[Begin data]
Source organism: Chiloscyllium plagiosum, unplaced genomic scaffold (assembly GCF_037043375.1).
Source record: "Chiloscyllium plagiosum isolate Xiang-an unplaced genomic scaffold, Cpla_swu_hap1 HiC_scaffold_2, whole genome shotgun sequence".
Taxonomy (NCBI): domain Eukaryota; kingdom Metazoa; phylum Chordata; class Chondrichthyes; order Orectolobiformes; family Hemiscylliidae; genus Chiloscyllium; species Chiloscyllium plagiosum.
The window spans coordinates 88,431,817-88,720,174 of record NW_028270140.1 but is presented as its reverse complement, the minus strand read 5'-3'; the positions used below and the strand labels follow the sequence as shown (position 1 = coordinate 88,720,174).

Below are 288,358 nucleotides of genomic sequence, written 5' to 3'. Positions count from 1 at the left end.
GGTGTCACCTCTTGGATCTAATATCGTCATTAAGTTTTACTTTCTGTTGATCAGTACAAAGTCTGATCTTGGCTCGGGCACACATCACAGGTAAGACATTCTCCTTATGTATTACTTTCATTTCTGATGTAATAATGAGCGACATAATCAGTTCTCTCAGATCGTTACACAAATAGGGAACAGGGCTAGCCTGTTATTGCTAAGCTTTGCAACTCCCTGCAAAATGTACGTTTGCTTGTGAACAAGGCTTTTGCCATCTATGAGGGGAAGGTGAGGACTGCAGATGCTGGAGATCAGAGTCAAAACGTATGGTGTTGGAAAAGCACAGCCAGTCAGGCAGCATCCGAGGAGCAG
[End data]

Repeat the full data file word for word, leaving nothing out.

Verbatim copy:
Source organism: Chiloscyllium plagiosum, unplaced genomic scaffold (assembly GCF_037043375.1).
Source record: "Chiloscyllium plagiosum isolate Xiang-an unplaced genomic scaffold, Cpla_swu_hap1 HiC_scaffold_2, whole genome shotgun sequence".
Taxonomy (NCBI): domain Eukaryota; kingdom Metazoa; phylum Chordata; class Chondrichthyes; order Orectolobiformes; family Hemiscylliidae; genus Chiloscyllium; species Chiloscyllium plagiosum.
The window spans coordinates 88,431,817-88,720,174 of record NW_028270140.1 but is presented as its reverse complement, the minus strand read 5'-3'; the positions used below and the strand labels follow the sequence as shown (position 1 = coordinate 88,720,174).

Below are 288,358 nucleotides of genomic sequence, written 5' to 3'. Positions count from 1 at the left end.
GGTGTCACCTCTTGGATCTAATATCGTCATTAAGTTTTACTTTCTGTTGATCAGTACAAAGTCTGATCTTGGCTCGGGCACACATCACAGGTAAGACATTCTCCTTATGTATTACTTTCATTTCTGATGTAATAATGAGCGACATAATCAGTTCTCTCAGATCGTTACACAAATAGGGAACAGGGCTAGCCTGTTATTGCTAAGCTTTGCAACTCCCTGCAAAATGTACGTTTGCTTGTGAACAAGGCTTTTGCCATCTATGAGGGGAAGGTGAGGACTGCAGATGCTGGAGATCAGAGTCAAAACGTATGGTGTTGGAAAAGCACAGCCAGTCAGGCAGCATCCGAGGAGCAG